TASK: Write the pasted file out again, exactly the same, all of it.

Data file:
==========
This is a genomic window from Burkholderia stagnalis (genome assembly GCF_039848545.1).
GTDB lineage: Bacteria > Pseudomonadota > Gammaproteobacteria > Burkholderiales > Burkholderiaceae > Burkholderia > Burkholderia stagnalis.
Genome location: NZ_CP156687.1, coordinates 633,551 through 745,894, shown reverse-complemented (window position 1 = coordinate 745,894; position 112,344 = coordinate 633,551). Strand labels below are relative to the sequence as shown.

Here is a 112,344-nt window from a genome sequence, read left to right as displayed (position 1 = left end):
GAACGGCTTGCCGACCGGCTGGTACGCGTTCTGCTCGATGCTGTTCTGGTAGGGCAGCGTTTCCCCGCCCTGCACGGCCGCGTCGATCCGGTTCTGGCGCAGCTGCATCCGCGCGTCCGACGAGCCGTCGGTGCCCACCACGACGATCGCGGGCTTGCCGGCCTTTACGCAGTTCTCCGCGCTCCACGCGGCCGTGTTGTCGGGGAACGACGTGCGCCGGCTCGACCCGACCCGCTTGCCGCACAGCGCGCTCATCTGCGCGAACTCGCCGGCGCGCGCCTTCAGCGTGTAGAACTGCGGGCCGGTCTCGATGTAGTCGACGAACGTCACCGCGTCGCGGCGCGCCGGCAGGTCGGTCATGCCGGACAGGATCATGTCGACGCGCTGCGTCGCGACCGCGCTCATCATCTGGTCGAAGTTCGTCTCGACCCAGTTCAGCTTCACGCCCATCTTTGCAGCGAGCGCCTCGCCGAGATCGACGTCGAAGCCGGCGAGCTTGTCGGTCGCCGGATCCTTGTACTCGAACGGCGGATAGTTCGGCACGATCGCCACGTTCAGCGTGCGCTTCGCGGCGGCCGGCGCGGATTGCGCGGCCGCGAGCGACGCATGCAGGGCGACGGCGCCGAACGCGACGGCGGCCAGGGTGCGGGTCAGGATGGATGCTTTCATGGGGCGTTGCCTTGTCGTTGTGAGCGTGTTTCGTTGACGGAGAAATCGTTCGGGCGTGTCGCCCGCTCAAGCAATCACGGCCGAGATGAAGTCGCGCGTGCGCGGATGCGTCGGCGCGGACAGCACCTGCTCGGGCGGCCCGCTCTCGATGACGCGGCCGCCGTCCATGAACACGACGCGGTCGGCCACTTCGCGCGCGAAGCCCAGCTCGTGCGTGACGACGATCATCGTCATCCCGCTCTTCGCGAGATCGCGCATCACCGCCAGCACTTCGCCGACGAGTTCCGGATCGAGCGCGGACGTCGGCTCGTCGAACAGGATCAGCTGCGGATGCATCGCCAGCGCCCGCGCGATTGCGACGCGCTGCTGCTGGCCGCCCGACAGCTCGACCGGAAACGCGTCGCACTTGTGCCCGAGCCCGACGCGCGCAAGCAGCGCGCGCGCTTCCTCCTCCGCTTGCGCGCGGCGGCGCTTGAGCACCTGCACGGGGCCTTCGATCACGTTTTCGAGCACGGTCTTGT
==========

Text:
This is a genomic window from Burkholderia stagnalis (genome assembly GCF_039848545.1).
GTDB lineage: Bacteria > Pseudomonadota > Gammaproteobacteria > Burkholderiales > Burkholderiaceae > Burkholderia > Burkholderia stagnalis.
Genome location: NZ_CP156687.1, coordinates 633,551 through 745,894, shown reverse-complemented (window position 1 = coordinate 745,894; position 112,344 = coordinate 633,551). Strand labels below are relative to the sequence as shown.

Here is a 112,344-nt window from a genome sequence, read left to right as displayed (position 1 = left end):
GAACGGCTTGCCGACCGGCTGGTACGCGTTCTGCTCGATGCTGTTCTGGTAGGGCAGCGTTTCCCCGCCCTGCACGGCCGCGTCGATCCGGTTCTGGCGCAGCTGCATCCGCGCGTCCGACGAGCCGTCGGTGCCCACCACGACGATCGCGGGCTTGCCGGCCTTTACGCAGTTCTCCGCGCTCCACGCGGCCGTGTTGTCGGGGAACGACGTGCGCCGGCTCGACCCGACCCGCTTGCCGCACAGCGCGCTCATCTGCGCGAACTCGCCGGCGCGCGCCTTCAGCGTGTAGAACTGCGGGCCGGTCTCGATGTAGTCGACGAACGTCACCGCGTCGCGGCGCGCCGGCAGGTCGGTCATGCCGGACAGGATCATGTCGACGCGCTGCGTCGCGACCGCGCTCATCATCTGGTCGAAGTTCGTCTCGACCCAGTTCAGCTTCACGCCCATCTTTGCAGCGAGCGCCTCGCCGAGATCGACGTCGAAGCCGGCGAGCTTGTCGGTCGCCGGATCCTTGTACTCGAACGGCGGATAGTTCGGCACGATCGCCACGTTCAGCGTGCGCTTCGCGGCGGCCGGCGCGGATTGCGCGGCCGCGAGCGACGCATGCAGGGCGACGGCGCCGAACGCGACGGCGGCCAGGGTGCGGGTCAGGATGGATGCTTTCATGGGGCGTTGCCTTGTCGTTGTGAGCGTGTTTCGTTGACGGAGAAATCGTTCGGGCGTGTCGCCCGCTCAAGCAATCACGGCCGAGATGAAGTCGCGCGTGCGCGGATGCGTCGGCGCGGACAGCACCTGCTCGGGCGGCCCGCTCTCGATGACGCGGCCGCCGTCCATGAACACGACGCGGTCGGCCACTTCGCGCGCGAAGCCCAGCTCGTGCGTGACGACGATCATCGTCATCCCGCTCTTCGCGAGATCGCGCATCACCGCCAGCACTTCGCCGACGAGTTCCGGATCGAGCGCGGACGTCGGCTCGTCGAACAGGATCAGCTGCGGATGCATCGCCAGCGCCCGCGCGATTGCGACGCGCTGCTGCTGGCCGCCCGACAGCTCGACCGGAAACGCGTCGCACTTGTGCCCGAGCCCGACGCGCGCAAGCAGCGCGCGCGCTTCCTCCTCCGCTTGCGCGCGGCGGCGCTTGAGCACCTGCACGGGGCCTTCGATCACGTTTTCGAGCACGGTCTTGT